2. How could I return them for a full refund?!  

Cue the shame. 

We had so much debt, and after our life abroad, we landed lesser jobs than before we began. The Voice said How could we be so stupid? Don’t you know? What an idiot…

I bet you or someone you know has had the waiter give you your card back and say “I’m sorry, your card has been declined.” Maybe you’ve had a check bounce, or maybe collectors haunt the phone lines at your work. Perhaps like us, your marriage became brittle because of such unavoidable money stress. I know the stress is rampant because eight out of ten families living on your street live paycheck to paycheck and a recent Fidelity Investments study said that nearly half of women were too intimidated to talk to an investment professional about money.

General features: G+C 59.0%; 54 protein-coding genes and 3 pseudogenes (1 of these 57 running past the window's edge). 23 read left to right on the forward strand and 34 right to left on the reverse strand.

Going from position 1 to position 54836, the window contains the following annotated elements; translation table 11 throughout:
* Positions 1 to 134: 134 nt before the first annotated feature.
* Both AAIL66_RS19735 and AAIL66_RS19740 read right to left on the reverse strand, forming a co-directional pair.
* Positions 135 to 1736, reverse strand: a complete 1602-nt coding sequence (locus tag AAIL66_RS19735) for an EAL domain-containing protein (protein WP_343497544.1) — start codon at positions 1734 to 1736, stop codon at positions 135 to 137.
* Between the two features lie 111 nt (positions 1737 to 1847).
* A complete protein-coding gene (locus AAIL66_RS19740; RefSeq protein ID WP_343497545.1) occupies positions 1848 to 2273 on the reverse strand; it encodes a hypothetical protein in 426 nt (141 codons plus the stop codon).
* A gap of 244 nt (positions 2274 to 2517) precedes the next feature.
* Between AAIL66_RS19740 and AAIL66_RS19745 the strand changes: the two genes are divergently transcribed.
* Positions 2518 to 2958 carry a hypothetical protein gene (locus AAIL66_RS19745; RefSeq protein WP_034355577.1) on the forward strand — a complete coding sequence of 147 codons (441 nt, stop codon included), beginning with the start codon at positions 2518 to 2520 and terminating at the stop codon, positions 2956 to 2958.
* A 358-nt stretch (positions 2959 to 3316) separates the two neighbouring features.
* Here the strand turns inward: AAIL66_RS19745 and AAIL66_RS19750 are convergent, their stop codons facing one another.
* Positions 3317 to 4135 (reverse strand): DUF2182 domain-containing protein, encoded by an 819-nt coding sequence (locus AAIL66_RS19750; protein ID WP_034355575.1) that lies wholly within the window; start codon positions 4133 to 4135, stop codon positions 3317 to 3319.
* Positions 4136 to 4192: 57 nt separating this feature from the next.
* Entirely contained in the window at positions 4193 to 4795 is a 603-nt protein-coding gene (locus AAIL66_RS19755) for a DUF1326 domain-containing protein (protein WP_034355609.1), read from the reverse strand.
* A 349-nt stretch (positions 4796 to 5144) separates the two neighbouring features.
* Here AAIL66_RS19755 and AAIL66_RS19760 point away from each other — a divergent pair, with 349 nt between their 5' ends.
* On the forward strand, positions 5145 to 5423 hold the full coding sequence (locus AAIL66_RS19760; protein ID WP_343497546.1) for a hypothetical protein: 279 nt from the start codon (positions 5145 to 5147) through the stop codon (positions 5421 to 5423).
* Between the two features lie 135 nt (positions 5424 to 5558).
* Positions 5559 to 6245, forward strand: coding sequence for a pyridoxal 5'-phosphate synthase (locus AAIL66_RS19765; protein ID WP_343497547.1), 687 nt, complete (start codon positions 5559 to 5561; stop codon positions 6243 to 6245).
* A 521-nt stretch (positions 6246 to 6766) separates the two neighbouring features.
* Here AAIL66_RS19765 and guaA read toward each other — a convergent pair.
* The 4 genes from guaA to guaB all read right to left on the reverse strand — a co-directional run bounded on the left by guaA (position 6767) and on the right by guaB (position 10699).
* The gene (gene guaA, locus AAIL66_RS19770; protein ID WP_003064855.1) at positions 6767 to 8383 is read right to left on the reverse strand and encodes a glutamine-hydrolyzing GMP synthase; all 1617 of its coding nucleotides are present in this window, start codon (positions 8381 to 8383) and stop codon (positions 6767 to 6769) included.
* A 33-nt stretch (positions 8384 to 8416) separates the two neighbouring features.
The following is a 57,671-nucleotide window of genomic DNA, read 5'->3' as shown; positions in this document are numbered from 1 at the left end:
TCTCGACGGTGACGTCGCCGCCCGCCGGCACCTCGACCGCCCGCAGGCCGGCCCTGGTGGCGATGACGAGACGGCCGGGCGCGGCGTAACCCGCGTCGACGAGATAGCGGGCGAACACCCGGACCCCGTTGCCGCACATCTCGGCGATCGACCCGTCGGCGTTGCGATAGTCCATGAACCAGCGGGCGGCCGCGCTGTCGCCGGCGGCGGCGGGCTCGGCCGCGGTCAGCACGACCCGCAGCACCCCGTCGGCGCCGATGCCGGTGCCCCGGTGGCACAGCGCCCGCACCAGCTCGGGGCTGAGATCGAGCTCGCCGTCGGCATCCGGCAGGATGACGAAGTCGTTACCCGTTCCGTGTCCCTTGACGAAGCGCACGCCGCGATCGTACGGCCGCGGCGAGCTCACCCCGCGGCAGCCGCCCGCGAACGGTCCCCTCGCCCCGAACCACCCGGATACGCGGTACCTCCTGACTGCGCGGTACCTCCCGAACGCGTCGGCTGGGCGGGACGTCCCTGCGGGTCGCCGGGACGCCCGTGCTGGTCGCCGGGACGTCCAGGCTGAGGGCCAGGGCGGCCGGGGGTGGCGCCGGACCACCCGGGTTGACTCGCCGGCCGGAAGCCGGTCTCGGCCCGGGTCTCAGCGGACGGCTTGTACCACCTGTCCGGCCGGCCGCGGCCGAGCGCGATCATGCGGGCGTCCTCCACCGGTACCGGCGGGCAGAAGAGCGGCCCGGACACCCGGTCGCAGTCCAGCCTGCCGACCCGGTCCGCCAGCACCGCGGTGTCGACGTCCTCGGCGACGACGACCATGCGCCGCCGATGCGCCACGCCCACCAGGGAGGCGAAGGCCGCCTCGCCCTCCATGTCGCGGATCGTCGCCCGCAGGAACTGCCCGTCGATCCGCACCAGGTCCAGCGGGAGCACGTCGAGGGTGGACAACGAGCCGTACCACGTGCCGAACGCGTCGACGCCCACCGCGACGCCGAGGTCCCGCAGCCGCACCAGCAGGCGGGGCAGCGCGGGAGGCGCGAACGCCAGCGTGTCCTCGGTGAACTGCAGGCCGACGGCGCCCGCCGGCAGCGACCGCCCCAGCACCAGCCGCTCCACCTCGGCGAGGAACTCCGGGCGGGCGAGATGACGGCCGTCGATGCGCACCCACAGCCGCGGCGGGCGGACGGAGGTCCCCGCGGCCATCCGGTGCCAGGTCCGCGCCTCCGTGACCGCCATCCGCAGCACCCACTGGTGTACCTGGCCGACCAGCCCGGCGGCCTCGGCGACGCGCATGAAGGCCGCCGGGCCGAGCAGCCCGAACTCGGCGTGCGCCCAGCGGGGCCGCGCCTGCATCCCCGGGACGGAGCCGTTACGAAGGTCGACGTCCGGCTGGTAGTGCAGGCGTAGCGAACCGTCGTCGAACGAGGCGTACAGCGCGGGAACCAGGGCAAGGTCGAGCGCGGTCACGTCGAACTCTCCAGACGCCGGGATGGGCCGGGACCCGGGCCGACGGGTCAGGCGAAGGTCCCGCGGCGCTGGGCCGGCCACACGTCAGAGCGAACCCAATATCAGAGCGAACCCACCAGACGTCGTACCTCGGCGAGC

I get that. Our money mistakes had colossal consequences. But I told no one. Our debt felt like our personal scarlet letter.

Young couple worries from money mistakes and feels shame from their debt
Image credit: Wavebreakmedia

People thought we were these super Californian-Esque cosmopolitans because we packed our lunches and we rode our bikes to work and we only had one small car and we used cloth diapers and we didn’t eat meat. We seemed like mega hipsters. 

The truth was we couldn’t afford to eat out! We couldn’t afford a second car or gas to fuel it. And the cloth diapers? By necessity, folks! Definitely by necessity. Those things are gross.

Our kids would pay the consequences